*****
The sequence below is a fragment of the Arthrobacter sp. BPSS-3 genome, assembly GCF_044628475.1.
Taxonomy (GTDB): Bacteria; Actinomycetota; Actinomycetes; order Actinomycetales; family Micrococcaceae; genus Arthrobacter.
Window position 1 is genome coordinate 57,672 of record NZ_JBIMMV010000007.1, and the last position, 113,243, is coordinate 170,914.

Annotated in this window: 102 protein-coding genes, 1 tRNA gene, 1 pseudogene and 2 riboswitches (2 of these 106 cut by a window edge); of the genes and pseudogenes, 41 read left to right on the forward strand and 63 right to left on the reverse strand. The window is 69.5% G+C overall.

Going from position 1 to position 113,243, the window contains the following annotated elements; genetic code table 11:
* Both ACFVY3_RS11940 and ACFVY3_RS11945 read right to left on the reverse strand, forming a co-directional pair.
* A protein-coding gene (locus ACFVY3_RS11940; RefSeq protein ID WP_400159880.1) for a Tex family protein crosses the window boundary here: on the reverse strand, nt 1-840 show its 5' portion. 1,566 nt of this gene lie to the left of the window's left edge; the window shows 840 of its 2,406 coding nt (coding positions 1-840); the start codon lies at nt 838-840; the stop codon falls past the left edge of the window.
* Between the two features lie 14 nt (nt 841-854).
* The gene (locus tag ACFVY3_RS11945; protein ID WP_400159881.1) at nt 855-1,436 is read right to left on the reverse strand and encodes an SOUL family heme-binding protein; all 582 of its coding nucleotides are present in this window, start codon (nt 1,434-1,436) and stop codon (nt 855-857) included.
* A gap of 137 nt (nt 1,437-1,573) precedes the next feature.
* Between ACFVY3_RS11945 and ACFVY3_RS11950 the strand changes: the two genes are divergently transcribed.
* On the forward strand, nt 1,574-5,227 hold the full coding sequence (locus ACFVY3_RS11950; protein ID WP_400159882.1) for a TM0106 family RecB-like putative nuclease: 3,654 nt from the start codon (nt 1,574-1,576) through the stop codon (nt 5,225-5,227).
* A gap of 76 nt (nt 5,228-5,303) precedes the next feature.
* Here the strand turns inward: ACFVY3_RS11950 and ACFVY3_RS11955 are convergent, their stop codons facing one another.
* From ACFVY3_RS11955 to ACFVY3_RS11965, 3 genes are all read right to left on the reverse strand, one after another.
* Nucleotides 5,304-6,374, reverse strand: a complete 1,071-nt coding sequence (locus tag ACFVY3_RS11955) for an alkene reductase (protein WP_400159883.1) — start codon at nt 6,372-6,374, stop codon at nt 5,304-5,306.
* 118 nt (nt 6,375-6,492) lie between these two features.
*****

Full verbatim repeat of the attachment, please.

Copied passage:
The sequence below is a fragment of the Arthrobacter sp. BPSS-3 genome, assembly GCF_044628475.1.
Taxonomy (GTDB): Bacteria; Actinomycetota; Actinomycetes; order Actinomycetales; family Micrococcaceae; genus Arthrobacter.
Window position 1 is genome coordinate 57,672 of record NZ_JBIMMV010000007.1, and the last position, 113,243, is coordinate 170,914.

Annotated in this window: 102 protein-coding genes, 1 tRNA gene, 1 pseudogene and 2 riboswitches (2 of these 106 cut by a window edge); of the genes and pseudogenes, 41 read left to right on the forward strand and 63 right to left on the reverse strand. The window is 69.5% G+C overall.

Going from position 1 to position 113,243, the window contains the following annotated elements; genetic code table 11:
* Both ACFVY3_RS11940 and ACFVY3_RS11945 read right to left on the reverse strand, forming a co-directional pair.
* A protein-coding gene (locus ACFVY3_RS11940; RefSeq protein ID WP_400159880.1) for a Tex family protein crosses the window boundary here: on the reverse strand, nt 1-840 show its 5' portion. 1,566 nt of this gene lie to the left of the window's left edge; the window shows 840 of its 2,406 coding nt (coding positions 1-840); the start codon lies at nt 838-840; the stop codon falls past the left edge of the window.
* Between the two features lie 14 nt (nt 841-854).
* The gene (locus tag ACFVY3_RS11945; protein ID WP_400159881.1) at nt 855-1,436 is read right to left on the reverse strand and encodes an SOUL family heme-binding protein; all 582 of its coding nucleotides are present in this window, start codon (nt 1,434-1,436) and stop codon (nt 855-857) included.
* A gap of 137 nt (nt 1,437-1,573) precedes the next feature.
* Between ACFVY3_RS11945 and ACFVY3_RS11950 the strand changes: the two genes are divergently transcribed.
* On the forward strand, nt 1,574-5,227 hold the full coding sequence (locus ACFVY3_RS11950; protein ID WP_400159882.1) for a TM0106 family RecB-like putative nuclease: 3,654 nt from the start codon (nt 1,574-1,576) through the stop codon (nt 5,225-5,227).
* A gap of 76 nt (nt 5,228-5,303) precedes the next feature.
* Here the strand turns inward: ACFVY3_RS11950 and ACFVY3_RS11955 are convergent, their stop codons facing one another.
* From ACFVY3_RS11955 to ACFVY3_RS11965, 3 genes are all read right to left on the reverse strand, one after another.
* Nucleotides 5,304-6,374, reverse strand: a complete 1,071-nt coding sequence (locus tag ACFVY3_RS11955) for an alkene reductase (protein WP_400159883.1) — start codon at nt 6,372-6,374, stop codon at nt 5,304-5,306.
* 118 nt (nt 6,375-6,492) lie between these two features.